The Emerging Art Educator
I am in the midst of finishing up my second student teaching placement and transitioning into the real world of art education. I have learned a lot from my time at the Maryland Institute College of Art. I know that I will carry with me the advice and mentorship I have received from my colleagues, my professors, my cooperating teachers, and my students. I hope to offer some insight about what being an emerging art educator means and why it is important to find your own voice in this profession. How do you now make use of this toolbox you have created in a way that supports your personal pedagogy? I am only beginning to answer this question. Over the next month I want to highlight some of the miraculous learning environments and teaching moments that I have witnessed, and the ways in which they have inspired my approach to teaching.
I want to start off by highlighting a simple moment I witnessed while observing a kindergarten class in Baltimore City. A group of students noticed a cricket on the floor and crawled under the table to look at it. Instead of reprimanding the students for being on the floor when the teacher came over she asked them “what do you see?” The students pointed to the cricket. The teacher then took advantage of this moment. She obtained four magnifying glasses and crawled under the table with them to examine it. This simple moment has taught me a great deal about assumptions, and the importance of harnessing student curiosity. Maria Montessori once said, “Respect all the reasonable forms of activity in which the child engages and try to understand them.”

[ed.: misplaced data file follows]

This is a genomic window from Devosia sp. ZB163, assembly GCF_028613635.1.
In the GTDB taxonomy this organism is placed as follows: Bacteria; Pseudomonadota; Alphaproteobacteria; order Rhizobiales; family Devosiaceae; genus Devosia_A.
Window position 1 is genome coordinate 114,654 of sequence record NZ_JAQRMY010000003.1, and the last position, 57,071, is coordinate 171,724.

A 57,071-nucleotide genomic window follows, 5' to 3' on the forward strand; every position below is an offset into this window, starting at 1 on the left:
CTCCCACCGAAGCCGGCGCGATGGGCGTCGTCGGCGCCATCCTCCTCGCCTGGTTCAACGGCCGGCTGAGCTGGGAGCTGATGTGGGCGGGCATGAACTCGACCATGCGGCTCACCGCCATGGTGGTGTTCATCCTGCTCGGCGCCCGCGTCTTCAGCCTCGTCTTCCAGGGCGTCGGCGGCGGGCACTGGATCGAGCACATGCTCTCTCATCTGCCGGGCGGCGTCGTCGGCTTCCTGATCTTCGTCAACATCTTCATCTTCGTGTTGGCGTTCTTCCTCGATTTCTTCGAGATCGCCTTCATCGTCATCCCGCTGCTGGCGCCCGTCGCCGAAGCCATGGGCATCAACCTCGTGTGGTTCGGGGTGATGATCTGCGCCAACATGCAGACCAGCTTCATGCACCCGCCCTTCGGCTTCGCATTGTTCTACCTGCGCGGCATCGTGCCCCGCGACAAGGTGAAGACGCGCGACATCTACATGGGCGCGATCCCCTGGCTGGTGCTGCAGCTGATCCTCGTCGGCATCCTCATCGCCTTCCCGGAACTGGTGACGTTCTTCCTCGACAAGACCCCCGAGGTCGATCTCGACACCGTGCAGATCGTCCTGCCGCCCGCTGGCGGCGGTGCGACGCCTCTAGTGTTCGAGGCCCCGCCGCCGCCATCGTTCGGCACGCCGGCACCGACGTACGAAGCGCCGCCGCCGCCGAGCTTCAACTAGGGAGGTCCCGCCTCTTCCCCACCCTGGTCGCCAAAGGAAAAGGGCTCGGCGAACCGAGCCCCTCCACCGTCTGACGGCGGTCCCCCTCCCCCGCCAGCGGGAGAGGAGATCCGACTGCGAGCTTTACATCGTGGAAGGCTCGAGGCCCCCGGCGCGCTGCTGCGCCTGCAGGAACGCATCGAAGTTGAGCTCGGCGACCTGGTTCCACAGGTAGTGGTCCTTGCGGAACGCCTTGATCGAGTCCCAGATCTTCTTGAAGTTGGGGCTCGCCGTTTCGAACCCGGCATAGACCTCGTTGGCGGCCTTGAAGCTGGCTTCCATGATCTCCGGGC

The concept has allowed me to develop a greater understanding of the children I work with, and how they reach those pivotal moments of comprehension. I have noticed how aiding students to answer their own questions leads to not only deeper engagement, but also greater retention. Art making is full of discoveries, and there is no greater reward then helping students make them.
-Sarah K. Damiano